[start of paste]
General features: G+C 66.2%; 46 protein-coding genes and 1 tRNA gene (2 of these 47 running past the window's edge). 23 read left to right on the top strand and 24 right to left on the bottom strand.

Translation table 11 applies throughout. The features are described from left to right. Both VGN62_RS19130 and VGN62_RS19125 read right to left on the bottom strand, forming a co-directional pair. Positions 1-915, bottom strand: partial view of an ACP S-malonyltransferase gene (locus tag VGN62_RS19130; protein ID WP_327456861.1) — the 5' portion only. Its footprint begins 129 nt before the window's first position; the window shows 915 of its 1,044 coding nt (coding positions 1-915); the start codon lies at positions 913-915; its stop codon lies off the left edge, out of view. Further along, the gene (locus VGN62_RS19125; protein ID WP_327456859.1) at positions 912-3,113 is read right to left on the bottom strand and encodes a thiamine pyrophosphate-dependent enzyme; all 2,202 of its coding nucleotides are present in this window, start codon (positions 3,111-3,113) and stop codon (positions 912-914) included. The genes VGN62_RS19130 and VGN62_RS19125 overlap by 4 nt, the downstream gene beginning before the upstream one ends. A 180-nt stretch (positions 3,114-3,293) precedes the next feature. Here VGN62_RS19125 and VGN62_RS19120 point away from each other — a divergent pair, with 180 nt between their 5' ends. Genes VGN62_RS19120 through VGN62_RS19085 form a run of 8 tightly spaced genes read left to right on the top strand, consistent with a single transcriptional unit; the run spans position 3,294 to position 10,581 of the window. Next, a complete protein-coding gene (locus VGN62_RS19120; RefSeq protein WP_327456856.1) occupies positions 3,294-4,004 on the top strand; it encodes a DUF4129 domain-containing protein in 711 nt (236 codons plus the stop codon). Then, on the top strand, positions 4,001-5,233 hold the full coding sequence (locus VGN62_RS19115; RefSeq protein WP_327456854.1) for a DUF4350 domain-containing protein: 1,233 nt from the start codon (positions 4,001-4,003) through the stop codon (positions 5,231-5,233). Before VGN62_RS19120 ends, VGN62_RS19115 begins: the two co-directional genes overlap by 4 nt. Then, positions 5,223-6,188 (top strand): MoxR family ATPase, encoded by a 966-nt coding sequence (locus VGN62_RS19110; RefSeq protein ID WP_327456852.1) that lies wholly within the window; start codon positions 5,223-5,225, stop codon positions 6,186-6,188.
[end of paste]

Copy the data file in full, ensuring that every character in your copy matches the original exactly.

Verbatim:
General features: G+C 66.2%; 46 protein-coding genes and 1 tRNA gene (2 of these 47 running past the window's edge). 23 read left to right on the top strand and 24 right to left on the bottom strand.

Translation table 11 applies throughout. The features are described from left to right. Both VGN62_RS19130 and VGN62_RS19125 read right to left on the bottom strand, forming a co-directional pair. Positions 1-915, bottom strand: partial view of an ACP S-malonyltransferase gene (locus tag VGN62_RS19130; protein ID WP_327456861.1) — the 5' portion only. Its footprint begins 129 nt before the window's first position; the window shows 915 of its 1,044 coding nt (coding positions 1-915); the start codon lies at positions 913-915; its stop codon lies off the left edge, out of view. Further along, the gene (locus VGN62_RS19125; protein ID WP_327456859.1) at positions 912-3,113 is read right to left on the bottom strand and encodes a thiamine pyrophosphate-dependent enzyme; all 2,202 of its coding nucleotides are present in this window, start codon (positions 3,111-3,113) and stop codon (positions 912-914) included. The genes VGN62_RS19130 and VGN62_RS19125 overlap by 4 nt, the downstream gene beginning before the upstream one ends. A 180-nt stretch (positions 3,114-3,293) precedes the next feature. Here VGN62_RS19125 and VGN62_RS19120 point away from each other — a divergent pair, with 180 nt between their 5' ends. Genes VGN62_RS19120 through VGN62_RS19085 form a run of 8 tightly spaced genes read left to right on the top strand, consistent with a single transcriptional unit; the run spans position 3,294 to position 10,581 of the window. Next, a complete protein-coding gene (locus VGN62_RS19120; RefSeq protein WP_327456856.1) occupies positions 3,294-4,004 on the top strand; it encodes a DUF4129 domain-containing protein in 711 nt (236 codons plus the stop codon). Then, on the top strand, positions 4,001-5,233 hold the full coding sequence (locus VGN62_RS19115; RefSeq protein WP_327456854.1) for a DUF4350 domain-containing protein: 1,233 nt from the start codon (positions 4,001-4,003) through the stop codon (positions 5,231-5,233). Before VGN62_RS19120 ends, VGN62_RS19115 begins: the two co-directional genes overlap by 4 nt. Then, positions 5,223-6,188 (top strand): MoxR family ATPase, encoded by a 966-nt coding sequence (locus VGN62_RS19110; RefSeq protein ID WP_327456852.1) that lies wholly within the window; start codon positions 5,223-5,225, stop codon positions 6,186-6,188.